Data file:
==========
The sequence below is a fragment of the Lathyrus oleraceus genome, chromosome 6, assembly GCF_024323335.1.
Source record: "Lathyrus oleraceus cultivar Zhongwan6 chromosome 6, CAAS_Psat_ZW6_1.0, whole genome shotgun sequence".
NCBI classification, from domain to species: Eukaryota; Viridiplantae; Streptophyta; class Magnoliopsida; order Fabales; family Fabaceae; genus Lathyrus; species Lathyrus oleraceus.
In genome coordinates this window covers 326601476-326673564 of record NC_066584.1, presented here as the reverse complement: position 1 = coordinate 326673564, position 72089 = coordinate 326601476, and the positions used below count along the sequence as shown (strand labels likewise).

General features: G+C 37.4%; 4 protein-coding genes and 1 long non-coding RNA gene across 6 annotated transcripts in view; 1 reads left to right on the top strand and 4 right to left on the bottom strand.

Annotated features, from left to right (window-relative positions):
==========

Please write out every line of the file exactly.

The sequence below is a fragment of the Lathyrus oleraceus genome, chromosome 6, assembly GCF_024323335.1.
Source record: "Lathyrus oleraceus cultivar Zhongwan6 chromosome 6, CAAS_Psat_ZW6_1.0, whole genome shotgun sequence".
NCBI classification, from domain to species: Eukaryota; Viridiplantae; Streptophyta; class Magnoliopsida; order Fabales; family Fabaceae; genus Lathyrus; species Lathyrus oleraceus.
In genome coordinates this window covers 326601476-326673564 of record NC_066584.1, presented here as the reverse complement: position 1 = coordinate 326673564, position 72089 = coordinate 326601476, and the positions used below count along the sequence as shown (strand labels likewise).

General features: G+C 37.4%; 4 protein-coding genes and 1 long non-coding RNA gene across 6 annotated transcripts in view; 1 reads left to right on the top strand and 4 right to left on the bottom strand.

Annotated features, from left to right (window-relative positions):